Investment fraud is rampant, which can leave unsuspecting individuals high and dry. It’s a game of smoke and mirrors where the fraudster promises high returns on investments that don’t exist or are grossly misrepresented. One common tactic is the Ponzi scheme, where the fraudster uses the money from new investors to pay off the old ones, creating an illusion of profitability. The scheme collapses when there aren’t enough new investors to keep the cycle going.
Another form is the pump-and-dump scheme, where fraudsters inflate the price of a low-value stock they own by spreading false and positive statements about the company. Once the stock price has been pumped up through these false claims, the fraudsters sell off their own shares at the inflated price and then stop hyping the stock, causing the price to plummet and leaving other investors in the lurch.
Romance scams are a heart-wrenching reality in the digital age. It’s a cruel game where fraudsters create fake profiles on dating sites, and woo their victims with sweet words and promises of a future together, only to disappear once they’ve drained their victims’ bank accounts. They play on the emotional vulnerability of people looking for love or companionship.
The scammer might claim they’re abroad and need funds to travel to meet the victim, or they’re in some financial difficulty and need assistance. They might even send gifts and write love letters to make their act more convincing. The bottom line is, if your online love interest is asking for money, it’s probably a scam. Keep your heart open, but your wallet closed.
Fake charities are a particularly insidious type of fraud that prey on the goodwill of people wanting to help others. These scams often emerge after natural disasters or during holidays when people are more inclined to give. The fraudsters behind these scams create convincing facades, complete with websites and call centers, to trick people into donating. They might even use names similar to well-known charities to confuse potential donors.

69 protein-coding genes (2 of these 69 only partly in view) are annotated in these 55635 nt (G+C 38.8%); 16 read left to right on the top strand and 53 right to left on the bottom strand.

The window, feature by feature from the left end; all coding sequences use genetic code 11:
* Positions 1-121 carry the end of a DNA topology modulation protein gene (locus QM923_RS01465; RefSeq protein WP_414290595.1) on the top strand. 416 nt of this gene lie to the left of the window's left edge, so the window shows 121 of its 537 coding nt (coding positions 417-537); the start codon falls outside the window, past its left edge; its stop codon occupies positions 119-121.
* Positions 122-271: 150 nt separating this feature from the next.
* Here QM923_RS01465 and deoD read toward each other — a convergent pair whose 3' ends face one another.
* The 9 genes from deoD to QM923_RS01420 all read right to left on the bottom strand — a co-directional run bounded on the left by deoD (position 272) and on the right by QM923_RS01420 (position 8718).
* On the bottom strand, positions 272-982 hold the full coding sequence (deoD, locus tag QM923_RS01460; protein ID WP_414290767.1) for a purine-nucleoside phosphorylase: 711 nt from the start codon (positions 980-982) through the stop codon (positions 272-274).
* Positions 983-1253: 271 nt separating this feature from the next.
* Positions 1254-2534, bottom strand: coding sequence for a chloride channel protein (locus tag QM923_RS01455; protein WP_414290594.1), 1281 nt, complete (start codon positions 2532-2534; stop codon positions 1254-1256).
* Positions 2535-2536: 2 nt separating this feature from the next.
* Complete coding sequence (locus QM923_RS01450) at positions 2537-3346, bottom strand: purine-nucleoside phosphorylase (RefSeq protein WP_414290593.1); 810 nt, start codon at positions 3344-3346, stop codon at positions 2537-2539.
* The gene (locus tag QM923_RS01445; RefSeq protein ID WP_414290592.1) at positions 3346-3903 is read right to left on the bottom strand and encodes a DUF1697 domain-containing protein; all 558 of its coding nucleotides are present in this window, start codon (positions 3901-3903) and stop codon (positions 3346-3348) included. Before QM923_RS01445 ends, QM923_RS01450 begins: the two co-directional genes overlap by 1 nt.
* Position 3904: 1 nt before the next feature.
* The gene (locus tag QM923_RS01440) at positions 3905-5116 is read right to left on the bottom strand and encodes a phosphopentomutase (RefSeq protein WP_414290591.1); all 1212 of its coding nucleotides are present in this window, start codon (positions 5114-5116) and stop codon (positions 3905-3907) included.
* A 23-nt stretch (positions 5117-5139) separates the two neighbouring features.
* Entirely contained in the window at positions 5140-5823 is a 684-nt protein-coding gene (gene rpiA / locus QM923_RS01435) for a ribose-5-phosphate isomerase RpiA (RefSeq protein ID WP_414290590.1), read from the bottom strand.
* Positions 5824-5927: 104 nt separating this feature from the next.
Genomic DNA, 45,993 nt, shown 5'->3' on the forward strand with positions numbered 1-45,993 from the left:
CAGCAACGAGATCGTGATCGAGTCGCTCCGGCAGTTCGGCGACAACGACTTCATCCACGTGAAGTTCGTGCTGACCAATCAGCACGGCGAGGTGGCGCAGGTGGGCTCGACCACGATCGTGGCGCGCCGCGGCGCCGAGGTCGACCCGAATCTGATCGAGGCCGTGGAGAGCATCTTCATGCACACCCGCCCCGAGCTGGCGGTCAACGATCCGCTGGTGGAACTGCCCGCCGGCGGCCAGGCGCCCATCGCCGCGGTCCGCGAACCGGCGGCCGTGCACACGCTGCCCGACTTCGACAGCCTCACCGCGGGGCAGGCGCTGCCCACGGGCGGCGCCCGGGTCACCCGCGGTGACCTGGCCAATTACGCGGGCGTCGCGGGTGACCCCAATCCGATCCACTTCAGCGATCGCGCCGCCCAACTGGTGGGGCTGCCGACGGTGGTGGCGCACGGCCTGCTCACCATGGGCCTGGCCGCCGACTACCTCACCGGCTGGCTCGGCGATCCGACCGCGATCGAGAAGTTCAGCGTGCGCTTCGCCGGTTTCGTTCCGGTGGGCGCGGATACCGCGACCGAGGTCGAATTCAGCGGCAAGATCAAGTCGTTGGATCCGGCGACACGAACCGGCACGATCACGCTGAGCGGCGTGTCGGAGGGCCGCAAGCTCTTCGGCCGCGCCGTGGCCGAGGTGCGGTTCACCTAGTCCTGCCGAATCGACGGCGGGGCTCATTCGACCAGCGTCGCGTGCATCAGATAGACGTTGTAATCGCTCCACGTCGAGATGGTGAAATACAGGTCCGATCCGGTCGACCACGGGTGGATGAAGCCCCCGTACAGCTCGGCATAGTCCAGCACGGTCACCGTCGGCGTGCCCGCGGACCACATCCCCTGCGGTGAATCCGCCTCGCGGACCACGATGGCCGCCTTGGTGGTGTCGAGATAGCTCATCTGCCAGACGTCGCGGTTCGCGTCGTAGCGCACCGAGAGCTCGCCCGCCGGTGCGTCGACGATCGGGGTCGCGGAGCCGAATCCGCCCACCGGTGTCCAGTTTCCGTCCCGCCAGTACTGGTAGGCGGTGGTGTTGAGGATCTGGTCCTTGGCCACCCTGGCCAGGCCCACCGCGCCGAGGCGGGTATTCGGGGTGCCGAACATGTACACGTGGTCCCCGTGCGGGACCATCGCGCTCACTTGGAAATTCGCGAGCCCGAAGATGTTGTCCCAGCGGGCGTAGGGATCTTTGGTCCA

However, the scammers pocket the funds instead of going to those in need. Before donating, it’s crucial to research the charity, check their registration details, and ensure they’re a legitimate organization. Remember, a genuine charity will never pressure you to donate immediately.
Rental scams are a growing concern in the real estate market. These money scams typically involve fraudsters advertising properties they don’t own or have no right to rent. They lure potential tenants with attractive prices and ask for a deposit or rent payment upfront. The fraudster disappears once the payment is made, leaving the would-be tenant out of pocket and without a place to live.
Some scammers even go as far as to create fake lease agreements and keys, making the scam seem more legitimate. Verifying the property and the landlord’s identity before making any payments is essential. If a deal looks too good to be true, it probably is. Always trust your instincts and do your due diligence.
If you want to make some legit extra money, you can try some of the side hustles listed below.
Flipping Items Online
If you have things you aren’t using at home, consider flipping them. Clothes, electronics, toys, and board games are a few things that you can flip. You can use several platforms, including eBay, Facebook Marketplace, and Mercari. If you want to sell only clothes, you can check out Poshmark.
If you like to write, you can make money doing it by freelancing. There are two places where you can promote your services. Fiverr is the first place. You can create an account and let people know what kind of writing you do. In the beginning, you’ll start making $5 per order, but if you’re good at writing, that amount will grow quicker.
The next place to set up an account is Upwork. You can make more with Upwork in the beginning. Also, you can have a chance to work with people long term.
An easy way to make extra money is with online surveys. Below are a few survey companies that you should sign up for. They all offer some kind of bonus.
Jason Butler is the owner of My Money Chronicles, a website where he discusses personal finance, side hustles, travel, and more. Jason is from Atlanta, Georgia. He graduated from Savannah State University with his BA in Marketing. Jason has been featured in Forbes, Discover, and Investopedia.